Todd English Q&A
Chairman & Master Chef, English Hospitality Group
Just named Las Vegas Food & Wine 2022 Chef of the Year, Todd English is a famed restaurateur, internationally acclaimed Chef, television host, and Best-Selling author with a multimillion-dollar hospitality empire.
His English Hospitality Group recently opened The English Hotel in the Las Vegas Arts District, which includes his world-class restaurant, The Pepper Club. This latest venture adds to his worldwide restaurant empire, including Las Vegas and the Bahamas with Olives, Todd English P.U.B. in Birmingham, Figs in Boston, BlueZoo in Orlando, Tuscany in Connecticut, and MXDC in Washington, DC.
In addition, English is behind Target’s new Chef Todd English cookware line, partnered with Nutre Meal Plans to deliver healthy & delicious meals, created a new cannabis-infused food line with LastLeaf, and is currently developing new restaurants in cities across the globe.
The four-time James Beard Award-winner has established one of the best-known restaurant brands in the world, publishing critically acclaimed cookbooks and producing and hosting his own EMMY Award-nominated PBS TV show “Food Trip with Todd English”. English has been named Nation’s Restaurant News “Top 50 Tastemakers”, awarded Bon Appetit’s “Restaurateur of the Year” and selected as one of the “50 Most Beautiful People” by People Magazine.
English is also a celebrated philanthropist, often hosting and acting as Chef for high-profile entertainment and charity events. He has been the Executive Celebrity Chef for MTV’s Video Music Awards and has hosted events for The Superbowl, Sundance Film Festival, Fashion Week, The Tony Awards, NASCAR, The Masters, US Open, and Dinner in White.
He is also very involved with several local and national charities, including Susan G. Komen, Big Brothers of America, the Anthony Spinazzola Foundation, Community Servings, Share Our Strength, Boys and Girls Clubs, Volunteers of America, Food Bank of NYC, Make a Wish, Autism Speaks, City Harvest and numerous others. Most recently, Todd formed The Wendy English Breast Cancer Research Foundation in honor of his sister.
Like many top performers, English is an example of both successful reinvention and as we came to call it through the Pandemic: “Pivoting”. With that in mind, Total Food Service wanted to share Todd’s unique journey with the foodservice and hospitality communities.
You’ve been around for so long that you actually need to be reintroduced to an entire generation that didn’t even know you as a famous Boston chef and restaurant owner.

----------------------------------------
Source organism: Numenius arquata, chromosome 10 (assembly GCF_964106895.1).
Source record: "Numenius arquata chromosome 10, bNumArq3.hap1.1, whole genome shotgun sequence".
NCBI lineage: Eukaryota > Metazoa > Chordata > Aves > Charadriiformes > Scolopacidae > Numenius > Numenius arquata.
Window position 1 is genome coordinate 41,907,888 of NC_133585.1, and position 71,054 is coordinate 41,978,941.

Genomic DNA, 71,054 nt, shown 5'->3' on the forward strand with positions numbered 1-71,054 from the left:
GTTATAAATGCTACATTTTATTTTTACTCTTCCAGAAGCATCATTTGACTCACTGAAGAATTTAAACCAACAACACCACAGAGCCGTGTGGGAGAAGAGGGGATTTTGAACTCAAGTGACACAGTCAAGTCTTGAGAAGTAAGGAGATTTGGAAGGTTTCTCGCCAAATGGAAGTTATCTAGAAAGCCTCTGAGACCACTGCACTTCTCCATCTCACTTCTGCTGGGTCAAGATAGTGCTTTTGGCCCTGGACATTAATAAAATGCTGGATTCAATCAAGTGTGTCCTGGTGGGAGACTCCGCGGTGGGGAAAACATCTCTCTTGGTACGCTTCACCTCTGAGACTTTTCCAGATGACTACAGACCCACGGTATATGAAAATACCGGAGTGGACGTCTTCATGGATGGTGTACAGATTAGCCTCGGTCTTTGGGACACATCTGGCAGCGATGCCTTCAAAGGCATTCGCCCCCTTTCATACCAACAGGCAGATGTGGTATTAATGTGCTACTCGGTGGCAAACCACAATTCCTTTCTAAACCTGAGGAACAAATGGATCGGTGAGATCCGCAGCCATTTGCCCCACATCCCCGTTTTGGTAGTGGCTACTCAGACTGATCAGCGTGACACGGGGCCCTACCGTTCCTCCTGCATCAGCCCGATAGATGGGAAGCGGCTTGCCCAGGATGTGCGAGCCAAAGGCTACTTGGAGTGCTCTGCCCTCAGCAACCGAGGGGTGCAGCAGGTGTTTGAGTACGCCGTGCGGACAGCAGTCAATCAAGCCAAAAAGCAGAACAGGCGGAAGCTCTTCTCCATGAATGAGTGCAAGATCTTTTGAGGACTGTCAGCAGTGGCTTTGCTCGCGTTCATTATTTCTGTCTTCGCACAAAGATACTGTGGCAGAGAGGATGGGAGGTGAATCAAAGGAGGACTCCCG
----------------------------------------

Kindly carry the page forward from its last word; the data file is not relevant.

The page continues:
When I started my career, it wasn’t cool to be a chef, no one even knew about it. I had the opportunity to work with Juila Child on her radio show in Boston. She had this incredible passion with the stories that she told on the show about her and her husband in France.
I got to know Julia pretty well. She would invite me to have dinner with her and some rather amazing guests. I remember, eating dinner with her and Charlie Trotter. She commented that it’s interesting how being a chef has always been a blue-collar profession. It’s listed in Washington, DC, as a blue-collar profession. I’m convinced that her vision for what a chef could become: white-collar and someone who wasn’t hidden away in the kitchen became a reality for many of us. It’s interesting how even that throwaway seat in the kitchen next to the bathroom would go on to become the most wanted seat in the house: “The Chefs Table”.
Frankly, we don’t think anybody really cared who the chef was in those days.
No, they really didn’t. As long as you got your prime rib you were good. I think it was really phenomenal how it all of a sudden changed so much for me. I got into it because I love to cook and I went to Italy because I love to cook, and I went to France because I wanted to learn everything. I used to read Escoffier like it was my Bible. I would practice mushroom cuts in my room, in my dorm. Crazy stuff like that.
To show you how much things have changed, those five “Mother” sauces that were essential in the 1970’s and 80’s don’t even exist anymore.
Where are you from originally and where did you go from there?
I was born in Texas. We lived in Nebraska, Oklahoma, and Minnesota, with my Midwestern father. Then we moved to Atlanta. My Mom and I would then move to Connecticut and I fell in love with Pepe’s Pizza in New Haven. Oh my God this is the best thing I’ve ever eaten. And then we go to Louis Luncheonette for burgers. It was funny, later on in my life I actually did a whole show on pizza for PBS. My favorite pizzas around the country and we went to Pepe’s where I made the white clam pizza 40 years later. That’s pretty cool.